This was our book club book, and from the rave reviews on Amazon, I allowed myself to get hopeful. And this book was fine. I mean, there are book club books that I have just hated, and I was not able to muster up enough emotion for that. But pretty much the nicest thing anyone said about this book was that it was a quick read.
Being fresh off Flaubert and Nemirovsky, I was primed to judge characters. So it was easy for me to tell that the characters in this book were not good. Several times, they acted in a way that did not seem natural to them, and I suspected that they only acted that way because it moved the plot along. Well, yes, this action is completely unexpected, but if the character had acted in a way that was natural, the book would've been too short.
I know you're all tired of hearing me complain about the crappy books I read for book club. I'm tired of it, too. I have to finish out my year as the Wednesday meeting moderator, but after that, I'm going to jump to another club. There are several on Meetup. One day I looked through them, and some of them are reading such good books that it made me sad that I was missing it. Dostoevsky! Cervantes! Faulkner! Our club choose books by voting, but I am tired of this particular democracy. I would rather have someone competant just pick all the books.
The Age of Reason
Jean Paul Sartre
After reading Camus, I think I got cocky. I found out that Sartre had written novels in addition to long arguments about existence, and I thought I could handle it. Unfortunately, I don't think I got this one, nor do I think I'll be seeking out the other books in the trilogy. They all take place during the time of World War II, this first one being while there was a war going on over in Spain. However, that doesn't really come up at all, except that a character vaguely wishes he could go to Spain and fight, but then realizes he doesn't want to enough to actually do it. Hey, I think this book classifies as a psychological novel!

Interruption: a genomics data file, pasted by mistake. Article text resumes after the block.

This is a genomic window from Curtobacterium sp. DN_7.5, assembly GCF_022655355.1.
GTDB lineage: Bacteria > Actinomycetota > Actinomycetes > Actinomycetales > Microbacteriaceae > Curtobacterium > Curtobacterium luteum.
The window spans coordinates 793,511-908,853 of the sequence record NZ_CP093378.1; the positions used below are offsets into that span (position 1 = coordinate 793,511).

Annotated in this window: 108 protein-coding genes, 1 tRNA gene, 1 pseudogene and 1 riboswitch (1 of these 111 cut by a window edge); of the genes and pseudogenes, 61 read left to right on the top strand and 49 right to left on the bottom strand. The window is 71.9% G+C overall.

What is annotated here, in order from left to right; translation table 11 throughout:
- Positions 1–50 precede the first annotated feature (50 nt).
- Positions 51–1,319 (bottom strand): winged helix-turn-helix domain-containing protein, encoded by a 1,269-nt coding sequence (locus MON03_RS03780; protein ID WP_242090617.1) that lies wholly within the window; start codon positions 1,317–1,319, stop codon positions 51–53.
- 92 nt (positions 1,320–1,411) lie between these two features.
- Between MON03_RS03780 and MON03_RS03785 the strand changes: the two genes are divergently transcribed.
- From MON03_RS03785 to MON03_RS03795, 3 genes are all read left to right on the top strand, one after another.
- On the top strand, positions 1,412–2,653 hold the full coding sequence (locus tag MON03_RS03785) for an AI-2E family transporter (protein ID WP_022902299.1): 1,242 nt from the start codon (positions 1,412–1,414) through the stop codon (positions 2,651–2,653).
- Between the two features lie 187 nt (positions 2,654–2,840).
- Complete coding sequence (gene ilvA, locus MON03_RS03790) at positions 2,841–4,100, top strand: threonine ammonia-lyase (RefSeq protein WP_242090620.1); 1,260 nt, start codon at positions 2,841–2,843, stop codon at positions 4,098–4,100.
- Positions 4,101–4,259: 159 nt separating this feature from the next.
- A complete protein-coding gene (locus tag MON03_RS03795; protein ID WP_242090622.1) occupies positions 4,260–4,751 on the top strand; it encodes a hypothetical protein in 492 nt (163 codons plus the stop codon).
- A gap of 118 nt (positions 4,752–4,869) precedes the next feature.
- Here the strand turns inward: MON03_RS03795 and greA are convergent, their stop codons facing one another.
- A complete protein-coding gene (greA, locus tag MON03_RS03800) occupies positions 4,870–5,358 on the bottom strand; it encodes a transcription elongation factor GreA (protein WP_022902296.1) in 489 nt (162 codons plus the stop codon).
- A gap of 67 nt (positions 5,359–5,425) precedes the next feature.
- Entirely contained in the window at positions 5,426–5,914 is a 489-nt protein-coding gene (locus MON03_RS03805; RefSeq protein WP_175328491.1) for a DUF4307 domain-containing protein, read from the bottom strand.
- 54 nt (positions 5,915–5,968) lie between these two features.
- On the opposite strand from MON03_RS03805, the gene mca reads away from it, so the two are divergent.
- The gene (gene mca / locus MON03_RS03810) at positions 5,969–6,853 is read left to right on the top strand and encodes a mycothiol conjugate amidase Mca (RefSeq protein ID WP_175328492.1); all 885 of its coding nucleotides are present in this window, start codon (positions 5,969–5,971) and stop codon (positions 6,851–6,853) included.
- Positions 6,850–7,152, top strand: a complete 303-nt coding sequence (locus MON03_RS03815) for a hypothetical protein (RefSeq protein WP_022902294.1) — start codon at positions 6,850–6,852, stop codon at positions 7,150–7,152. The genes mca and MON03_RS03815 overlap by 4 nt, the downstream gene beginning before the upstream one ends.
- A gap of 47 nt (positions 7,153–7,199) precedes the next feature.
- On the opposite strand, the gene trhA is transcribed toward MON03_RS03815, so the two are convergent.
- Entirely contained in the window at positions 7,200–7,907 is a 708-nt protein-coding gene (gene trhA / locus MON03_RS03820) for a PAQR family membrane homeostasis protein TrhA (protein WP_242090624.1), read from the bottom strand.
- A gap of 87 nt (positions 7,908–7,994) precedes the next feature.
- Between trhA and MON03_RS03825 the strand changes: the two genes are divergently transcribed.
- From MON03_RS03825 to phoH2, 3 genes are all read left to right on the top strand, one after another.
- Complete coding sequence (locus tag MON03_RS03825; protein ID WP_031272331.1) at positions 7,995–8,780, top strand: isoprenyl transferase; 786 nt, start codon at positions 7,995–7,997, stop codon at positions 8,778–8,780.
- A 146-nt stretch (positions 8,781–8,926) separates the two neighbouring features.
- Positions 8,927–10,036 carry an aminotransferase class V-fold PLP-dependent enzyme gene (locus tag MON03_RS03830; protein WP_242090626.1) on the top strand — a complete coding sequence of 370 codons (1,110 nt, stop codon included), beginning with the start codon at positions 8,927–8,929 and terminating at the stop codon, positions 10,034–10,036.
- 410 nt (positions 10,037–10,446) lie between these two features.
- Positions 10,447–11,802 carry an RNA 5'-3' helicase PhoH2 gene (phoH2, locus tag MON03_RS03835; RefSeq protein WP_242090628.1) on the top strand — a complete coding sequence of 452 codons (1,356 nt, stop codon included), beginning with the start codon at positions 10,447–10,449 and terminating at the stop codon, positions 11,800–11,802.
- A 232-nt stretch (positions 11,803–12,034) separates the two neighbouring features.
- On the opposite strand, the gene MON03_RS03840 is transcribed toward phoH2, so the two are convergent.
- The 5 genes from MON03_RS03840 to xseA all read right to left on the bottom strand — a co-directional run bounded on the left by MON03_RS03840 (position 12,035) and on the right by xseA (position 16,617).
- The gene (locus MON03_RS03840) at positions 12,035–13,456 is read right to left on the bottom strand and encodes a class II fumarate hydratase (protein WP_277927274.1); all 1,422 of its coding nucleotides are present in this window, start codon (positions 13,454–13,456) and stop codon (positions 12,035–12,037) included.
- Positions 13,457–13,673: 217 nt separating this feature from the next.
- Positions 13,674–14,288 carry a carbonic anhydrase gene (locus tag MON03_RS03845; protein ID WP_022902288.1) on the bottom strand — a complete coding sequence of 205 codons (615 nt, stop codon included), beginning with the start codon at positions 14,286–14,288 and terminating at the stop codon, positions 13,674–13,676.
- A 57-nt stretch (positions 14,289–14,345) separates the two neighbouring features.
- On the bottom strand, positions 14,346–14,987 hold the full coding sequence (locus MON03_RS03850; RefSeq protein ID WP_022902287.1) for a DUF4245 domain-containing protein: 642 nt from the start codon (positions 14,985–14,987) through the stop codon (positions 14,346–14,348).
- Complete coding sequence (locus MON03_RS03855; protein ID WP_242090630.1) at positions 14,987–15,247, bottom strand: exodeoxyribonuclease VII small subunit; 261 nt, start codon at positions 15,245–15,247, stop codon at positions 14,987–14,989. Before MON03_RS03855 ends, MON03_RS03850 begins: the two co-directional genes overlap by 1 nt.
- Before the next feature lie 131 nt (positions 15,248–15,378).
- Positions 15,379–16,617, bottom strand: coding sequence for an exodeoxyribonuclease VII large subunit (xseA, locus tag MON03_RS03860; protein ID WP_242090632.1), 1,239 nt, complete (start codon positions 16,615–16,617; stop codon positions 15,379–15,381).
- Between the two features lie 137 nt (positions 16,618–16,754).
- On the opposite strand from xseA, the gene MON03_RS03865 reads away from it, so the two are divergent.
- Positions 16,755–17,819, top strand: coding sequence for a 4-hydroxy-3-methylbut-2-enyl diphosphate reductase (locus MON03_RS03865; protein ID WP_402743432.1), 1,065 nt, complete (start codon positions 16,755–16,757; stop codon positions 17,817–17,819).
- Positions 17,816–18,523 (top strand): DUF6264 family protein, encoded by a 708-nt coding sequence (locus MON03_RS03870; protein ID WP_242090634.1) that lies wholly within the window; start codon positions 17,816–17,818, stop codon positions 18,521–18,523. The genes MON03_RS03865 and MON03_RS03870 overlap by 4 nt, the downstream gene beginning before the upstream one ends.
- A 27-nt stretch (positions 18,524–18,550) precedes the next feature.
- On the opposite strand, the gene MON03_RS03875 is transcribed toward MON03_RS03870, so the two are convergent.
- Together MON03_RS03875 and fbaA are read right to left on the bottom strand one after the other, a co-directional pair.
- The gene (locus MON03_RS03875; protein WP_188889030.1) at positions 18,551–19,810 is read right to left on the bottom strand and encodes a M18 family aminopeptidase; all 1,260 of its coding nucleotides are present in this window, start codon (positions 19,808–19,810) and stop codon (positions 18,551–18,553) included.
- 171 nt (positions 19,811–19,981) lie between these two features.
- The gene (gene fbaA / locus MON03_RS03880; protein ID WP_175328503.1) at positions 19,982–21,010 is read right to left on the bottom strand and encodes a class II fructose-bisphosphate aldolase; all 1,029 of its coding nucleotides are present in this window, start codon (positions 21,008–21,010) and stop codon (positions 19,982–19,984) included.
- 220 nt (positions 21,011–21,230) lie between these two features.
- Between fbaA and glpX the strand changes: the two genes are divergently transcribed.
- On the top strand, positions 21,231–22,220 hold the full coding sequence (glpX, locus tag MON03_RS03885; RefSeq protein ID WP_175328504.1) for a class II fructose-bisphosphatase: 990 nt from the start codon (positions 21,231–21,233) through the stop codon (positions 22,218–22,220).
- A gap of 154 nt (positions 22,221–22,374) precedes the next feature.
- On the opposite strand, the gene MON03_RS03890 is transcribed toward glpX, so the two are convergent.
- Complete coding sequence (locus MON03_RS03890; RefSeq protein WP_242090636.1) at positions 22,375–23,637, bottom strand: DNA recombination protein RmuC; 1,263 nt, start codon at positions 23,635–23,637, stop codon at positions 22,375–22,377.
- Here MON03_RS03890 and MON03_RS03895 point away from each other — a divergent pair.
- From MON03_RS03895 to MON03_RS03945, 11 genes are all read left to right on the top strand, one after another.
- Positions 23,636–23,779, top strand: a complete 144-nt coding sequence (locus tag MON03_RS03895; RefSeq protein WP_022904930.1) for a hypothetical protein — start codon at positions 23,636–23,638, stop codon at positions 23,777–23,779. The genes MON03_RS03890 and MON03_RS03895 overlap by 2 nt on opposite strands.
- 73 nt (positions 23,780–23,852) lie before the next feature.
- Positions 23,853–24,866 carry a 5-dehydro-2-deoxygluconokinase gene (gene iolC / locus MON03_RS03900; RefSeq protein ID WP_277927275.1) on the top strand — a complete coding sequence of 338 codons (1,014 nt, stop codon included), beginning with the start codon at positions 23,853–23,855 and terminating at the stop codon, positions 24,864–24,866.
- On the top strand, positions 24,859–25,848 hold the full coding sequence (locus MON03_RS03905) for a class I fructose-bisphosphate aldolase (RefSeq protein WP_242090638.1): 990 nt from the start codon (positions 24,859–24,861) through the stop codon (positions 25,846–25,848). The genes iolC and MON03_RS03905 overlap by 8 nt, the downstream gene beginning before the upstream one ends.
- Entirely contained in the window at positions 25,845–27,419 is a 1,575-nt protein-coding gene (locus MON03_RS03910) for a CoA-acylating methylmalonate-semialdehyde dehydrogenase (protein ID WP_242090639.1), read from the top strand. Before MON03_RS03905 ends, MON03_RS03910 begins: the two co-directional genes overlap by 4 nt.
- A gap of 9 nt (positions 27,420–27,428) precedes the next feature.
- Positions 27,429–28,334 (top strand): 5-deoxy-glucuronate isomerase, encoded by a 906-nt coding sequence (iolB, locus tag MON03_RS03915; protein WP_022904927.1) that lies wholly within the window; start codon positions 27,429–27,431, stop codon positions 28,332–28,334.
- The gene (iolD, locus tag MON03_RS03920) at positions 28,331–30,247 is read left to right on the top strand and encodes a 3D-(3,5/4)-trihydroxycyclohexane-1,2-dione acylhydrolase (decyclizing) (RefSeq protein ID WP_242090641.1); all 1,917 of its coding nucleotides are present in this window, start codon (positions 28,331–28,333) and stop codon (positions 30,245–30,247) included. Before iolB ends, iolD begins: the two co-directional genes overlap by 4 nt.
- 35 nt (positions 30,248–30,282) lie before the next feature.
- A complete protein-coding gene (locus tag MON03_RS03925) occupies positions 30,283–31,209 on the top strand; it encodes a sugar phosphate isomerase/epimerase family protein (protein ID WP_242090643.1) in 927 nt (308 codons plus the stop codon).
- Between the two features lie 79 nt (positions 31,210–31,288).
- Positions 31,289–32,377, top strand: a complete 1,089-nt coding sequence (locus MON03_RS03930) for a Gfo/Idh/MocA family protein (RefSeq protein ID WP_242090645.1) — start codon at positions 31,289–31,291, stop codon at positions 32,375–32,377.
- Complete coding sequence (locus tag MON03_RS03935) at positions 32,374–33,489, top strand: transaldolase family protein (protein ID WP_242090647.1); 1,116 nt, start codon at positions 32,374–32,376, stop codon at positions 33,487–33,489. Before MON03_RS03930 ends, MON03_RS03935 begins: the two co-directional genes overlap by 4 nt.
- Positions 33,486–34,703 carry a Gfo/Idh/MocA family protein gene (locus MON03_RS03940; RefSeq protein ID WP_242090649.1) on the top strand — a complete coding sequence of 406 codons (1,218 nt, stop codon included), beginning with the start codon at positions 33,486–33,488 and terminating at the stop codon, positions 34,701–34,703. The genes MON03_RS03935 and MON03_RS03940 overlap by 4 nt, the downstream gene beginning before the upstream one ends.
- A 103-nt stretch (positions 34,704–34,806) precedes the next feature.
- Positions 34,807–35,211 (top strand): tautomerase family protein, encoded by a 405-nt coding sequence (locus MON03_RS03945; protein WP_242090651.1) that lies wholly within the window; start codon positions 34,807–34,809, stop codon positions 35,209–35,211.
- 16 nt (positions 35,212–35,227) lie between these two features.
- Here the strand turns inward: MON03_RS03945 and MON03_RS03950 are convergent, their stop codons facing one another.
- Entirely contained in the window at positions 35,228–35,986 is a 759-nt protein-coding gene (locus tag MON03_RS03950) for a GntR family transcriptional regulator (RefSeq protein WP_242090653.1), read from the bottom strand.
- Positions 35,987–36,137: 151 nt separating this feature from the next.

We follow Mathieu, a professor, who until now has lived his life such that he is "free," in that he has no real obligations to anyone or anything. He's lived this way so that one day, when he needs to act, he can do so without disrupting any existing ties. Basically, he's been waiting for his Moment. So he sorta wanted to go to Spain, but then what if his Moment came along but he couldn't take it because he was in Spain? I remember feeling a bit like that when I bought a house. I felt vaguely sad that I couldn't just pick up and leave, the way I would be able to if I kept renting, because I had a piece of property. I was aware that by making this choice, I was denying opportunities to make future choices. It was a real bummer last year when the circus called and I couldn't take my unicycle act on the road because I had this stupid mortgage.